Time management is typically defined as the process of exercising control over the amount of time we spend on specific activities — more specifically in how we can increase our own efficiency and productivity. There are a number of ways that one can increase their time management skills, a number of tools to help, and certainly a large number of books designed to do just that. It is interesting to note, however, that there are so many materials on time management, yet almost everyone seems to have, at least some time in their life, problems and issues with time management at home or at work, and a constant struggle to “add” more time to their lives. And what is the reason for this? Is it endemic to humans? Were primitive people rushed for time? Or, are the sweeping changes in society and the global marketplace causing us to try to do more things within a smaller amount of time? (Time Management and Personal Productivity, 2011).

Indeed, one of the seminal questions about contemporary life is that life seems far more rushed than ever — even though the statistics say that we have more leisure time available — about 45 minutes more per day than our grandparents did in the 1950s and 1960s. However, the real key is how we utilize that free time, whether it is free time or not, and what things we tend to cram into the day that were not available 40-50 years ago. For instance, we now have 24/7 cable channels, hundreds of them; the Internet, computer gaming, friends across the globe, and hours upon hours of television. Programming may not have been as sophisticated 50 years ago, and there were certainly far fewer programs to watch, but most Americans spent far more time outdoors or in some sort of sporting or hobby/self-improvement environment. Instead, say some, one of the reasons we feel that we have so much less time, and are incapable of managing that time, is that we try to do too much per day; we even relish fast food because we do not want to take the time to actually sit down and prepare a meal. Thus, the science and art of time-management techniques become endemic without our society (Bronson, 2006).

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Personal Time Management- Most time management strategies are associated with personal goals. These goals should be broken down into projects, action plans, or even simple task lists; otherwise they become so overwhelming as to be unmanageable. When working with individual tasks or goals, rate those tasks — as simple as Low to High, or a more sophisticated ranking system. The danger comes when there are too man multiple horizontal priorities and very little can get done. The process of even thinking about a plan and/or task list (calendar of activities) on the daily, weekly, or monthly planning period actually makes one slow down and think about things that need to be done, how to best do them, and at the very least, develop a simple way to organize the priority (Mancini, 2007).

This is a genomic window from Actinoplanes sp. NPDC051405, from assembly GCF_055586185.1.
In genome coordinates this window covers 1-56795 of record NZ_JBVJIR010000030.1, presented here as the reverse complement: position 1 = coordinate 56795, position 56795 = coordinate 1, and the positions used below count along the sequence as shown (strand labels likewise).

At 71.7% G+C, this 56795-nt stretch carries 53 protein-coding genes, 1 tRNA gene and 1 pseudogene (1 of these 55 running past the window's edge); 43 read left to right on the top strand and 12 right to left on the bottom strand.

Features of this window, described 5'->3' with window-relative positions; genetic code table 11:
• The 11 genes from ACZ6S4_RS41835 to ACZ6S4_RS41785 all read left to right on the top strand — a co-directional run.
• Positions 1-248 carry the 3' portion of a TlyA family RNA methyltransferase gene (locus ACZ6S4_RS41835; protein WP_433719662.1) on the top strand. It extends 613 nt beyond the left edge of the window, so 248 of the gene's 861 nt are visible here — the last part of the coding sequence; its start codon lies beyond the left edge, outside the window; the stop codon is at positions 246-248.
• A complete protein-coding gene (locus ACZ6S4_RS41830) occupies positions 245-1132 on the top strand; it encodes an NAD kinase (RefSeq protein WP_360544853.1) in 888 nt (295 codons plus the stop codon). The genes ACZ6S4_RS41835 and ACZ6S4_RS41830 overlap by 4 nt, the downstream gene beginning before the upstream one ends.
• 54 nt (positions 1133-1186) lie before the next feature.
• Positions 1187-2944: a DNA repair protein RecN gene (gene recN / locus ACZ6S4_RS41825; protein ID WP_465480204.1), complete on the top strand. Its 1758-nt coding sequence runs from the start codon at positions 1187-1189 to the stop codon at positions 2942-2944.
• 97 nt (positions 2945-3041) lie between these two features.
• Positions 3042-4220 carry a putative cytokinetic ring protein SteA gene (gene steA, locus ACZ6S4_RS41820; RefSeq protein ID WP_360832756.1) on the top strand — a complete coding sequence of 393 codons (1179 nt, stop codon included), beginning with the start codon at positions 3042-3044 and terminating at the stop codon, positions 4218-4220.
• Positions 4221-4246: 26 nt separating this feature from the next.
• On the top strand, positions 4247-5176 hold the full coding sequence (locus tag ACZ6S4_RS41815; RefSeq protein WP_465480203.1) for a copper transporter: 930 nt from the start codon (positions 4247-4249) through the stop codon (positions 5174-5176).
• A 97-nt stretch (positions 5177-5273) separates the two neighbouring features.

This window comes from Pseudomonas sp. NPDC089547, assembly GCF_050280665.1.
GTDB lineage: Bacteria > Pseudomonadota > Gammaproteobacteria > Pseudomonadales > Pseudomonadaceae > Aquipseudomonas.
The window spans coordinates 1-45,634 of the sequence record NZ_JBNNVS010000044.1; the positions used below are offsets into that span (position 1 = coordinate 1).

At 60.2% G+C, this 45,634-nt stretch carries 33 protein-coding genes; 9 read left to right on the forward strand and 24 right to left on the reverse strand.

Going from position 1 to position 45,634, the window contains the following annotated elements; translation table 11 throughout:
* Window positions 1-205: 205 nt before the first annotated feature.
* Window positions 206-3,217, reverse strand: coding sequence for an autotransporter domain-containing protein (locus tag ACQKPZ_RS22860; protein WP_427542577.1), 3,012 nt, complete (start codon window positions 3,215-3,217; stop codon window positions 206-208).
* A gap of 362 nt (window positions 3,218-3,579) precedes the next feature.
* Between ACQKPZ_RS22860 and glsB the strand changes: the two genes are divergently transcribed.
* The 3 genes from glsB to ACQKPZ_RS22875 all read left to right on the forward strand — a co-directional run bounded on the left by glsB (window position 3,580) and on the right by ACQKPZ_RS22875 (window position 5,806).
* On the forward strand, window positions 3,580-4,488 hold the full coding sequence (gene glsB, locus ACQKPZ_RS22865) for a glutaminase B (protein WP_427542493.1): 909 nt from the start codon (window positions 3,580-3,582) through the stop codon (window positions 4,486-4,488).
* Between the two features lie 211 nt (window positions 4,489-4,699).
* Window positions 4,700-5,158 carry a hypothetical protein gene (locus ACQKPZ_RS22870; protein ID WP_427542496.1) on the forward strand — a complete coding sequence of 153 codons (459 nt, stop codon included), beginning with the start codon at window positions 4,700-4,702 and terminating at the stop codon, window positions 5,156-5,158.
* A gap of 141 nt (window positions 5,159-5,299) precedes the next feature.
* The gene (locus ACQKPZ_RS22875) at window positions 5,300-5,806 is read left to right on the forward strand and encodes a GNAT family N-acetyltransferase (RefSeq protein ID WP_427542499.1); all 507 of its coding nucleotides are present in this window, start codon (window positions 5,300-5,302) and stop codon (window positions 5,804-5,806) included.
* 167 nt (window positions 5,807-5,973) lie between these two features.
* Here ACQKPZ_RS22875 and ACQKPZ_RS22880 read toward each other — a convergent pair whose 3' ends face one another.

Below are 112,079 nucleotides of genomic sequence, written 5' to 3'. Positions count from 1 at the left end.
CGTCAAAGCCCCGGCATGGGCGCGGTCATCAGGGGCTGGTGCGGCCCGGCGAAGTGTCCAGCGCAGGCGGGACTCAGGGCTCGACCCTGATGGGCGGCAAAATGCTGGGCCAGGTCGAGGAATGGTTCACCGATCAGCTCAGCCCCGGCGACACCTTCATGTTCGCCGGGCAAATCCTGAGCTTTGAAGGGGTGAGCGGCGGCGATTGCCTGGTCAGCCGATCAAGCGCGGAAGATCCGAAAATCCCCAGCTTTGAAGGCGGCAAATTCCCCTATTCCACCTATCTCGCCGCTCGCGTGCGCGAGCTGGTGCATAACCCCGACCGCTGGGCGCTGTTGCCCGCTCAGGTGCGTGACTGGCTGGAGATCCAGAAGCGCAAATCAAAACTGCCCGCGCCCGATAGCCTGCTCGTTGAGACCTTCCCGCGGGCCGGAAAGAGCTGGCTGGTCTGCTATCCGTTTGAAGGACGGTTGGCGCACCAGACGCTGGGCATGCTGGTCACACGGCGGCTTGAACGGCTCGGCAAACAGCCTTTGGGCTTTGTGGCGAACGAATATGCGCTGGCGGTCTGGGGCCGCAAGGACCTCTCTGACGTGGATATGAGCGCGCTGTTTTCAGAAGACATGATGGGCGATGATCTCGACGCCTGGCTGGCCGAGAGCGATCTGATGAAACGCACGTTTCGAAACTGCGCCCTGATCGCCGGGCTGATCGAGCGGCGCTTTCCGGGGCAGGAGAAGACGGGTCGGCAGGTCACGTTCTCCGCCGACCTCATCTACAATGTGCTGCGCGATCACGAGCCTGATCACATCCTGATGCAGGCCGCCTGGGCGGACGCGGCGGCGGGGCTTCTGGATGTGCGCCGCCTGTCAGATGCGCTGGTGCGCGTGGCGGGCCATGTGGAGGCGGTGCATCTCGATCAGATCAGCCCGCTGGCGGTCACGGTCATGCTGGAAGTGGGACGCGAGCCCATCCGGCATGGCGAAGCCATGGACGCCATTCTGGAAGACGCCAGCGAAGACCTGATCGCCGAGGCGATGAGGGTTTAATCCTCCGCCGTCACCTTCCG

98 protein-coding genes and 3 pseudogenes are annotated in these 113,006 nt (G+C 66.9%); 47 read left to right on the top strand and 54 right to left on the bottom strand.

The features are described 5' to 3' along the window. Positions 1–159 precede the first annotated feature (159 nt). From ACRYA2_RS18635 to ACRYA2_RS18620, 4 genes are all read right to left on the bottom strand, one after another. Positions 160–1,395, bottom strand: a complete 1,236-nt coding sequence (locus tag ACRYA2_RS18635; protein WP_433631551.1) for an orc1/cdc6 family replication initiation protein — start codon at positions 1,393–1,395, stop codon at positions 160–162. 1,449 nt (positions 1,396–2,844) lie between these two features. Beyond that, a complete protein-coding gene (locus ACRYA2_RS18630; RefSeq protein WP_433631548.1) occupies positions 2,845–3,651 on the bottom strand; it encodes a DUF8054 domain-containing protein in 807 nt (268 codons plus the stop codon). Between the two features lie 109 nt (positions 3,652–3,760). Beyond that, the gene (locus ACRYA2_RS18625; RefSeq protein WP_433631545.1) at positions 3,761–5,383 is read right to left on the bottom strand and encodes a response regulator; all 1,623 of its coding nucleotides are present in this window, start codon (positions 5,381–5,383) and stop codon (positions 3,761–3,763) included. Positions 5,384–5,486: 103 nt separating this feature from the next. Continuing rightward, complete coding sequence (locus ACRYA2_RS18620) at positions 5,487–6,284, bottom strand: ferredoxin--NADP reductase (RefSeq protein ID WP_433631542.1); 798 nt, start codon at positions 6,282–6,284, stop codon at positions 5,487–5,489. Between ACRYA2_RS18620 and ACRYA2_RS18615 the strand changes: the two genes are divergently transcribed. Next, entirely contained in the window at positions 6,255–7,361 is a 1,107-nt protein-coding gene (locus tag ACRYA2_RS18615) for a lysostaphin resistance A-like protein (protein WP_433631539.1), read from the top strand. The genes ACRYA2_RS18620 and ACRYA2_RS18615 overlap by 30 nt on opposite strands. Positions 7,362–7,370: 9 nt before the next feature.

The task list (to-do list, things to do, assignment sheet, etc.) is simply that, it outlines the process of the steps necessary to complete a project and is an inventory tool that is powerful in that it supplements memory. One can use task lists all the time — from shopping for groceries to complex project management. The key is to write down the task, rank it, and then once it is completed, cross it off the list and move on. Of course, sometimes issues require more complex lists, but the very heart of this technique is that once the task is completed and the item crossed off the list, the mind lets that task go, and moves on to the next task. The individual that tries to hold on to too many tasks alone often fails due to a feeling of impotence in even getting started with individual tasks (Allen, 2001).

Some basic skills necessary to effectively perform task management are:

Map out everything that is important on a list

Create at least some time per day that is not reallocated

Learn to politely say no

Set accurate and adequate priorities